Homeowner’s specific rights are established by the governing documents of the HOA (i.e. the Bylaws, the Covenants, Conditions and Restrictions, etc.), the Davis-Stirling Act and the California Corporations Code. Specifically, the Davis-Stirling Act, which was adopted in 1985, applies to all common interest developments and condominiums. (See Civil Code §§ 4000 et. seq.) It is important to note that the Act does not apply to commercial and industrial common interest developments as defined in Civil Code § 6531. (See Civil Code §§ 4202).
Specifically, some of the rights of HOA members under the Davis- Stirling Act include:
A residential association must make its accounting books, minutes of proceedings and records available for inspection and copying by a requesting member, or the member’s designated representative. (See Civil Code §§ 5205 (a), 5205 (b). Once requested, access to the records must be given within 10 business days. (See Civil Code §§ 5210). Further, for a complete list of association “records” that homeowner’s have a right to access, please see Civil Code §§ 5200.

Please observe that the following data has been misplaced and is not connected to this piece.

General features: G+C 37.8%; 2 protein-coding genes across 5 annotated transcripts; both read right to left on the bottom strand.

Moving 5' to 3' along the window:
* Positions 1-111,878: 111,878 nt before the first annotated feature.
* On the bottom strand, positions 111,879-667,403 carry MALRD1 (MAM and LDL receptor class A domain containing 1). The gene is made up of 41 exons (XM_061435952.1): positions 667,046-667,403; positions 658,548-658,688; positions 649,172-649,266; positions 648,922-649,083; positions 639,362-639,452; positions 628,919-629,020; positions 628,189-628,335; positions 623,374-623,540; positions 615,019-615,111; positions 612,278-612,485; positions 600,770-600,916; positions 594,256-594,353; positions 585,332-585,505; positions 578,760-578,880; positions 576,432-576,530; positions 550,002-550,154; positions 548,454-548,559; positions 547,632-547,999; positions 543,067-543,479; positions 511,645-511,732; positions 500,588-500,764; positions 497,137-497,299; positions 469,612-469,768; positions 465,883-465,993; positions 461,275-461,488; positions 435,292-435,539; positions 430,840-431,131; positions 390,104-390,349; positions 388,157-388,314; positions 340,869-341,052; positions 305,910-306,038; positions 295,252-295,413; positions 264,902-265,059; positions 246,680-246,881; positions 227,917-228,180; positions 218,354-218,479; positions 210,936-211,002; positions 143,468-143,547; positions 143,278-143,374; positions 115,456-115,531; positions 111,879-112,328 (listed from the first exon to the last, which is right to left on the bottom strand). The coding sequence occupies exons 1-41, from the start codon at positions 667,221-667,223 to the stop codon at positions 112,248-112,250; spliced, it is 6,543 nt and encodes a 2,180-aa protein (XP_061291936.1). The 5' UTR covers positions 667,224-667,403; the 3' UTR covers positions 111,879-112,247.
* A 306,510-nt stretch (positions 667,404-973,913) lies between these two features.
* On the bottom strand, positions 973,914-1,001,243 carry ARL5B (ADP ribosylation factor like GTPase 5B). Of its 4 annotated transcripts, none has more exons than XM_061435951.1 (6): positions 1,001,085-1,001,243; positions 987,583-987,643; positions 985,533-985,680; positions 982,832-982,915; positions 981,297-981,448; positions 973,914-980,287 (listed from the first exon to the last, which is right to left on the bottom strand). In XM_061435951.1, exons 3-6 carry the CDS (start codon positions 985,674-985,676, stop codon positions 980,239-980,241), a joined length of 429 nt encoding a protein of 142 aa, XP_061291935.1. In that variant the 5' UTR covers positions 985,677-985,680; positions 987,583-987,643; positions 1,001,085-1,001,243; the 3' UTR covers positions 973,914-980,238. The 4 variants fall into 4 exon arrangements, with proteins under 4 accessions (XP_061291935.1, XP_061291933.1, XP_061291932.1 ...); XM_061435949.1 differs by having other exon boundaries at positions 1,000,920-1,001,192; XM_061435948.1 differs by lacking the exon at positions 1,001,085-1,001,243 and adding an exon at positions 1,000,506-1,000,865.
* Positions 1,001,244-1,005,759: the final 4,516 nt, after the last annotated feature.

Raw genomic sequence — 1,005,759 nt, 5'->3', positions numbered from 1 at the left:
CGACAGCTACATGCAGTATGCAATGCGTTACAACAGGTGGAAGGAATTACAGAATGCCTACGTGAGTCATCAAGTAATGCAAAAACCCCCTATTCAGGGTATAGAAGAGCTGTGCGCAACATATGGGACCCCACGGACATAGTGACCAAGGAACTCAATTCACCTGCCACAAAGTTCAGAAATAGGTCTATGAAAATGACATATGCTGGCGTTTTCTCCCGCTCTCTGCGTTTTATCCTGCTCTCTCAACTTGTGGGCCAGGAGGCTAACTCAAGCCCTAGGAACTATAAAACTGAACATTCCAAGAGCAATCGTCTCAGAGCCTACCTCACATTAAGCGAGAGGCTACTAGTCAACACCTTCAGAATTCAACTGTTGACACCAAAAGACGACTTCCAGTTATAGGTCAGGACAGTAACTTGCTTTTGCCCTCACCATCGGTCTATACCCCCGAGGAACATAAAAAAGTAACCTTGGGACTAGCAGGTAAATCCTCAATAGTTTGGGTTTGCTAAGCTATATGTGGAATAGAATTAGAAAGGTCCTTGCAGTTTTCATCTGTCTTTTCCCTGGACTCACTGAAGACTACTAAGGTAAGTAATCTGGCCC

No governing document shall limit or prohibit or be construed to limit or prohibit, the display of the United States Flag. (See Civil Code §§ 4705).
If a development is located within an airport influence area, any HOA’s CC&R’s recorded after January 1, 2004 must contain a specific statement giving notice of the airport in the vicinity. (See Civil Code §§ 4225). It is crucial to note that San Francisco has special rules regarding this matter. (See Civil Code §§ 4225)
Homeowners can request to modify a property in order to gain access or facilitate the use of their units, at their own expense, for disabled persons, as long as the modifications do not “impair the structural integrity or mechanical systems or lessen the support of any portions of the common interest development.” (Civil Code §§ 4760). Boards have the power to set some conditions regarding this issue, however, they cannot deny these requests unless the modifications: (a) adversely affect the health or safety of neighbors OR (b) are not necessary because of possible alternatives. (See Civil Code §§ 4760).
No governing documents passed after January 1, 2010, can prohibit a homeowner from keeping one pet, subject to any reasonable rules and regulations of the association. However, this in no way means that a homeowner can keep a dangerous pet or nuisance pet on the property. (See Civil Code §§ 4715).
If you are experiencing any issues with your Homeowner’s Association, please contact Schorr Law, APC by phone, by email at email@example.com or by filling out the contact form on this page. Schorr Law’s Los Angeles based HOA attorneys have significant experience with HOA issues. Contact us now to inquire about a free-30 minute consult.